If you aren’t in the position where you’d be able to afford to buy a foreign property outright you, may want to look into your options for getting a domestic/foreign mortgage, or a loan in the country you plan to move to. Contacting solicitors and estate agents near your destination is essential, as is being in contact with industry experts who can help you navigate issues like the language barrier.
Tax issues also need to be attended to. The HMRC in the UK will help you with tax requirements for leaving the nation and point you in the right direction for getting yourself set up overseas. This may sound like a headache, but the sooner you get it sorted the quicker it’ll be out of the way!
As you move to a new country with new health risks, how you’re going to look after yourself in the event of sickness is another key priority. Some nations provide basic state healthcare to expats but many will require you to purchase private health insurance. This option may be particularly important to those who require specialist treatment, and could be valuable even in a nation with basic state healthcare.
Some medication may no longer be& available to you in your country of choice, and as a result it’s important to research alternatives or make sure the place you’re moving to can accommodate your long-term health needs. If it doesn’t, you may need to arrange stocking up on medication with your old GP every few months.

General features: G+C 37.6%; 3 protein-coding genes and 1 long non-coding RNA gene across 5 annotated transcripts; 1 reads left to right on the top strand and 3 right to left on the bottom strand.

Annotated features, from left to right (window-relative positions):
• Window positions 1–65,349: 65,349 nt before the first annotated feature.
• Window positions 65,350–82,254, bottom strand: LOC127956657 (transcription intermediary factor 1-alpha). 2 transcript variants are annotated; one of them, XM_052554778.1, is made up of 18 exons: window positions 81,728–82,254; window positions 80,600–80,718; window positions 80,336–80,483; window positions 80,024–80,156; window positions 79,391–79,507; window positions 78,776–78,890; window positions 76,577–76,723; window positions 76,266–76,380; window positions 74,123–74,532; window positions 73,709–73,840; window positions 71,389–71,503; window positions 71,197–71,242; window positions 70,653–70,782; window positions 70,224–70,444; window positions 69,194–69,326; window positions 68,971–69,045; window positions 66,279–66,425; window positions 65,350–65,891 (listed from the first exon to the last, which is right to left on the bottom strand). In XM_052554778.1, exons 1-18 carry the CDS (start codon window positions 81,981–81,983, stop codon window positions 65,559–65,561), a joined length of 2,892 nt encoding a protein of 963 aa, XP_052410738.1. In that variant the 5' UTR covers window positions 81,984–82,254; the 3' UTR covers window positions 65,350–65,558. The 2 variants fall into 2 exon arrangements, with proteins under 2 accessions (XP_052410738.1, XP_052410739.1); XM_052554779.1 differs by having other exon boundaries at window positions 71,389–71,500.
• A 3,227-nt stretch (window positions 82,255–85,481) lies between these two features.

Other basic health concerns include how the change in food might affect you and whether environmental factors need to be taken into account. Will you need to change your dress style for a change in temperature? Or revolutionise your diet to grow accustomed to a new set of cultural dishes? A little bit of research into these areas can make it far easier to settle in.
Currency exchange and currency brokers
Depending on your circumstances, you’ll probably need to send money overseas before you move, and potentially on a regular basis once you arrive. For example, a private pension paid into a UK bank account would require those funds to be exchanged on a monthly basis.
While using the currency exchange services of a well-known high street bank is an option, you may find that they levy transfer fees and offer less competitive exchange rates than some other providers. It could prove beneficial to look into the services provided by currency brokers and do a rate comparison to see who can give you the best deal.
With some currency brokers you can benefit from having access to a range of services, from fixing a favourable exchange rate for up to two years in advance of a trade to setting a minimum rate at which you’re happy for your transfer to be made. They may also have advisors on hand to help you along the way and provide insight into the latest exchange rate movements and currency trends.